Three weeks before the go live date, IWOOT experienced problems with the installation: the shared storage was lost every time a node went down. Sagar turned to Open Minds, a specialist disaster recovery and high-availability solutions supplier to assist. 'It became apparent that there was too short a time to get to a reliable live state before the Christmas season started. We spoke to Open Minds and they recommended LifeKeeper from SteelEye Technology. It manages the system and, if the active node crashes, automatically fails over to the second node.'

SteelEye Technology's LifeKeeper software constantly monitors the health of critical applications, including the database, and servers. On detection of any problem, a recovery process is automatically launched. Typically, this involves restarting the application on another server within the IT cluster. Because all data associated with the jWOOT3 application resides on shared storage, it's immediately available to the newly active server. LifeKeeper also takes care of switching over all IP addresses, so that current connections are seamlessly moved to the new server

Sagar comments: "Building your own high availability with open source components can be very time consuming and requires considerable expertise," commented Bipin Patel, Open Minds. "Open source is cheap if you don't take into account the cost of the time and training it takes your staff, it is usually simpler and quicker to purchase a solution to protect critical applications, than to invest time in customising and integrating your own solution. In addition, you get the benefit of world class 24/7 support and training"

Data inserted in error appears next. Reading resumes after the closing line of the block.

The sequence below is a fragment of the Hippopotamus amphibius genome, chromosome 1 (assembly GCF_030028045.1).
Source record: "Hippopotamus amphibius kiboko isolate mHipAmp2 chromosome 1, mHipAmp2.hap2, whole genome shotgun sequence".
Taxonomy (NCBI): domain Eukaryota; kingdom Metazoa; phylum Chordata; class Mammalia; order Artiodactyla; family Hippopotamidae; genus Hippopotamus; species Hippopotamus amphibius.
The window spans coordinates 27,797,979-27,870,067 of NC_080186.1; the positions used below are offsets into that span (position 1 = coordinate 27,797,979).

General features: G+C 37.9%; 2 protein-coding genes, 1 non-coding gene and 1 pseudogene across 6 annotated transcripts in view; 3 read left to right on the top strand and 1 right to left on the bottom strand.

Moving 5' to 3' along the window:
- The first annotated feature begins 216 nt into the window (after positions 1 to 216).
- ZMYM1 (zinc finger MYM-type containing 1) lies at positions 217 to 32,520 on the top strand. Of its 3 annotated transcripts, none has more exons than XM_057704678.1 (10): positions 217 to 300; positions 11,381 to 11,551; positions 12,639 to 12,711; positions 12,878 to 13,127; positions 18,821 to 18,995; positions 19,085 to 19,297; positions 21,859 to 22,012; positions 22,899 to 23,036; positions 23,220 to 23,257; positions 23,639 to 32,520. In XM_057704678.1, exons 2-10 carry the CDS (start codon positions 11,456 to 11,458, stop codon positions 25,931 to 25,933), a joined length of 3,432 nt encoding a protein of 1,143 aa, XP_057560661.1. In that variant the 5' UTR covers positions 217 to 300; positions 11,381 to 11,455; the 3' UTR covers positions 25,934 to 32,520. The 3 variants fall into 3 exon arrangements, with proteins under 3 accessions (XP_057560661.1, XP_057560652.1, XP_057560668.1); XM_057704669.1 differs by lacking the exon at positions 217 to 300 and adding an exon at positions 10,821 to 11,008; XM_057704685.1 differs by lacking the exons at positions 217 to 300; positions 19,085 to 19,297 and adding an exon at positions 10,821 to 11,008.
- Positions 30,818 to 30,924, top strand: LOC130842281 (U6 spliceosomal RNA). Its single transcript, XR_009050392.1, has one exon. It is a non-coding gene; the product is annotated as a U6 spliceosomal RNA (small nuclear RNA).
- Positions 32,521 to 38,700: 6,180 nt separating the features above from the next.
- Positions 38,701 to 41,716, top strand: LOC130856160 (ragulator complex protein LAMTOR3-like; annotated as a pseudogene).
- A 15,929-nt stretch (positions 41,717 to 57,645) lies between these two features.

How did LifeKeeper's costs fit in with IWOOT's cost-saving aims? There is no on going license cost, Sagar says: 'LifeKeeper is a one-off cost and depreciated over five years.'

One aspect of SteelEye's solutions that is not presently being used is replication. Sagar explains: 'If we had configured the servers as an active:active pair then we'd use both server clustering and replication.'

An aspect that might be used in the future is LifeKeeper's support for protecting virtual server environments with failover from a physical to physical server, a physical to a virtual server, virtual to virtual and virtual to physical. LifeKeeper supports both VMware and XEN virtualisation.

Sagar adds that the LifeKeeper business continuity software has increased IT department productivity in general as well as safeguarding ERP server availability. He explains that they operate in three modes: the production environment; a test environment and a QA mode: 'We are continually developing the system. Now we can make a deployment to a live system in business hours. We would have to have done this out of hours before. Now we don't have to worry so much. From October onwards we will have to stop development but we now have the means to deploy to the inactive node and test out system changes. It certainly helps us in the testing process.'

Sagar is delighted with both SteelEye LifeKeeper and Open Minds: 'LifeKeeper has made life so much easier. Developing with Linux is hard at the best of times. LifeKeeper made it better. It's just absolutely brilliant and makes my team's life easier.'

Open Minds is always extremely helpful: 'They are SteelEye's competence centre in the UK and have been absolutely fantastic.'

In effect, LifeKeeper has safeguarded the hugely important Christmas trading season in 2007 on the ERP server front. It has turned out to be the vital part of the redesigned ERP infrastructure and its deployment removed a big risk threatening the viability of the jWOOT3 ERP system.

Unlike the gifts highlighted on the IWOOT web site, LifeKeeper is both Stuff you do need and you really, really want.